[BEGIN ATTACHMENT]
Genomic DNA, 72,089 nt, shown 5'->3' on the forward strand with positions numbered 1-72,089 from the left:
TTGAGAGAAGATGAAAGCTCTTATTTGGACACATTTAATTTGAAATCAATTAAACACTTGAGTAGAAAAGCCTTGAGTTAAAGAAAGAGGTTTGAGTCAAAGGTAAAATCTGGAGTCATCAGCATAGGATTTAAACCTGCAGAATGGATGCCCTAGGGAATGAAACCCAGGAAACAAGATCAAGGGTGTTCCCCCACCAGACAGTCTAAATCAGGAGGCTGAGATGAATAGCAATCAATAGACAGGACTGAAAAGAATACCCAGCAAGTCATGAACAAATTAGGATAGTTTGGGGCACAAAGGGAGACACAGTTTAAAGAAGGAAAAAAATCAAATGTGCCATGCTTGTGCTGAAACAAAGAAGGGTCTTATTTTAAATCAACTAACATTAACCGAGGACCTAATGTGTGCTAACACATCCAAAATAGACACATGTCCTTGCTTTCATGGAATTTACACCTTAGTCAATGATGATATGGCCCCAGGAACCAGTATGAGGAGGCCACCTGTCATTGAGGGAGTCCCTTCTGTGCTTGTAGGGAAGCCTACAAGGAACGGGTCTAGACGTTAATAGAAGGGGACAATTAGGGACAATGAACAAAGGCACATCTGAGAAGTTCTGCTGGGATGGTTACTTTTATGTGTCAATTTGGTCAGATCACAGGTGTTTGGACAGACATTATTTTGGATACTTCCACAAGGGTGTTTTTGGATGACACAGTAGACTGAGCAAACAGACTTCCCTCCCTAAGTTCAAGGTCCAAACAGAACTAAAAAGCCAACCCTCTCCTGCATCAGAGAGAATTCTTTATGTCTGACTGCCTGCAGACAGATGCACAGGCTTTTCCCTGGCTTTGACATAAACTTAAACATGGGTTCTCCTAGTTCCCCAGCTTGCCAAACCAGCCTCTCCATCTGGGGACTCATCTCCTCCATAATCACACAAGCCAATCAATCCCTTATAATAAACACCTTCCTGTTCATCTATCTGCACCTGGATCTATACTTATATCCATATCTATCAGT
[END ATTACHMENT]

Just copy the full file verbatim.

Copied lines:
Genomic DNA, 72,089 nt, shown 5'->3' on the forward strand with positions numbered 1-72,089 from the left:
TTGAGAGAAGATGAAAGCTCTTATTTGGACACATTTAATTTGAAATCAATTAAACACTTGAGTAGAAAAGCCTTGAGTTAAAGAAAGAGGTTTGAGTCAAAGGTAAAATCTGGAGTCATCAGCATAGGATTTAAACCTGCAGAATGGATGCCCTAGGGAATGAAACCCAGGAAACAAGATCAAGGGTGTTCCCCCACCAGACAGTCTAAATCAGGAGGCTGAGATGAATAGCAATCAATAGACAGGACTGAAAAGAATACCCAGCAAGTCATGAACAAATTAGGATAGTTTGGGGCACAAAGGGAGACACAGTTTAAAGAAGGAAAAAAATCAAATGTGCCATGCTTGTGCTGAAACAAAGAAGGGTCTTATTTTAAATCAACTAACATTAACCGAGGACCTAATGTGTGCTAACACATCCAAAATAGACACATGTCCTTGCTTTCATGGAATTTACACCTTAGTCAATGATGATATGGCCCCAGGAACCAGTATGAGGAGGCCACCTGTCATTGAGGGAGTCCCTTCTGTGCTTGTAGGGAAGCCTACAAGGAACGGGTCTAGACGTTAATAGAAGGGGACAATTAGGGACAATGAACAAAGGCACATCTGAGAAGTTCTGCTGGGATGGTTACTTTTATGTGTCAATTTGGTCAGATCACAGGTGTTTGGACAGACATTATTTTGGATACTTCCACAAGGGTGTTTTTGGATGACACAGTAGACTGAGCAAACAGACTTCCCTCCCTAAGTTCAAGGTCCAAACAGAACTAAAAAGCCAACCCTCTCCTGCATCAGAGAGAATTCTTTATGTCTGACTGCCTGCAGACAGATGCACAGGCTTTTCCCTGGCTTTGACATAAACTTAAACATGGGTTCTCCTAGTTCCCCAGCTTGCCAAACCAGCCTCTCCATCTGGGGACTCATCTCCTCCATAATCACACAAGCCAATCAATCCCTTATAATAAACACCTTCCTGTTCATCTATCTGCACCTGGATCTATACTTATATCCATATCTATCAGT